"This American Elm was surrounded by a parking lot filled with burning vehicles on that day.  It survived the impact of the explosion and became known as the Survivor Tree, an important symbol of resilience to the family members of those killed, and also the survivors, rescue workers and people around the country.  Photographs of this tree date back to the 1920's when it stood in the backyard of a family's home.

 The Reflecting Pool

The morning had just started.  There were meetings taking place discussing state and  federal matters,  the day-care center was open and the children had arrived when an inconspicuous U Haul truck, parked beside the building, exploded.

"It was as if it was raining blood."


"All we know is these kids are hurt and somebody needs to tell them it's okay."

"We started digging with our hands.  You could hear her cries."


"Survivors' injuries range from minor to life threatening.  Some walk away with only scratches and bruises.  Many suffer permanent losses of vision and hearing.  Some receive multiple fractures or lose limbs.  Many require months of hospitalization, reconstructive surgeries and years of physical therapy.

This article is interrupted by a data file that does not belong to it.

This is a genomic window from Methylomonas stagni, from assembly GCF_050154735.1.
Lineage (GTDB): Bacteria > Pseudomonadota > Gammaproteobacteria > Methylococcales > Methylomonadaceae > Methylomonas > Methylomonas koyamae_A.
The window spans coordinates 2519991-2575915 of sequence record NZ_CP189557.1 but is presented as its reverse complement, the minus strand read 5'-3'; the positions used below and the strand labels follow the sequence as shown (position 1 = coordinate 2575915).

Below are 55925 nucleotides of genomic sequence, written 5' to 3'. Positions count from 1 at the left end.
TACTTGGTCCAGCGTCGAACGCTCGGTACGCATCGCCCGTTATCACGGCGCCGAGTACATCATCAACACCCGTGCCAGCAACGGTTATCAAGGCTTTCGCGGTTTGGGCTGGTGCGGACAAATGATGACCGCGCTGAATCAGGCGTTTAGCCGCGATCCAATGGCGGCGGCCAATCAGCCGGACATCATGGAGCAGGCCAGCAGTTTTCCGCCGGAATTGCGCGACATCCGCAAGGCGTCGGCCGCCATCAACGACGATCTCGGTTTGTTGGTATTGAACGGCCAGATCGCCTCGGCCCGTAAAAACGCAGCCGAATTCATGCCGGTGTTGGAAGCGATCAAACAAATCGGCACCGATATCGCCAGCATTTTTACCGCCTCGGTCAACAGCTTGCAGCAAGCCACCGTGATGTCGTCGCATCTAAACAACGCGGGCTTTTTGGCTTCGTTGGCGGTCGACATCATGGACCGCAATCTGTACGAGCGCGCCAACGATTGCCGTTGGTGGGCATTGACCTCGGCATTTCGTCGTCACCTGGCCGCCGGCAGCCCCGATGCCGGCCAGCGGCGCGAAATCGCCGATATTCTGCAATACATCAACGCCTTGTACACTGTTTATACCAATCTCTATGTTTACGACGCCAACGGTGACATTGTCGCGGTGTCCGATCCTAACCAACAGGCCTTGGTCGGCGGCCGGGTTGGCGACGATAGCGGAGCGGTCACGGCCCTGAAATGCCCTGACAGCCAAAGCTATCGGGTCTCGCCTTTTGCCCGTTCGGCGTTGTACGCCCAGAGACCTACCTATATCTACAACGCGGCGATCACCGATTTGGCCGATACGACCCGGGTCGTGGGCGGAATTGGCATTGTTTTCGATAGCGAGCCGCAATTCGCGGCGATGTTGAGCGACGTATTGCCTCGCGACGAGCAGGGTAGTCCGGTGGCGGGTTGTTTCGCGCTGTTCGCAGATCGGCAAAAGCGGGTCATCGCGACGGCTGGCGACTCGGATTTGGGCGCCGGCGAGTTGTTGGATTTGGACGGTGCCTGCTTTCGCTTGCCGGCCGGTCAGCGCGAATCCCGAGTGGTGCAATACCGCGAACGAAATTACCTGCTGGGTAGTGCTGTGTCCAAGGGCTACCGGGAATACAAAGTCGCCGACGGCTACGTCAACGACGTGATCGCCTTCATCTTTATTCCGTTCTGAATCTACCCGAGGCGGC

One federal employee suffers 40 broken bones, a punctured lung and shattered teeth.  She miraculously survives and endures years of rehabilitation."

The pictures of the damage were from newspapers of the day. 

"The bomb blast registers on a U.S. Geological Survey Richter scale 35 miles south of Oklahoma City and is felt across central Oklahoma.  Many people tune in to breaking news and expect to hear about a natural gas explosion or plane crash."

(Please be Aware--The following is very disturbing,  difficult to read and imagine, but illustrative of the horror of that event.)


Before the bombing, Daina Bradley, with her two small children, her sister and her mother, walks into the Social Security office.  Like thousands all across the country every day, they are there to pick up a Social Security card for a new son.
After the blast rescuers find Bradley trapped--her right leg pinned under a fallen concrete beam.  They supply her oxygen and begin removing debris in an effort to free her. ...The dig for nearly two hours.  Despite all attempts they determine it is impossible to move the beam.  To save her life, they must amputate her lower leg.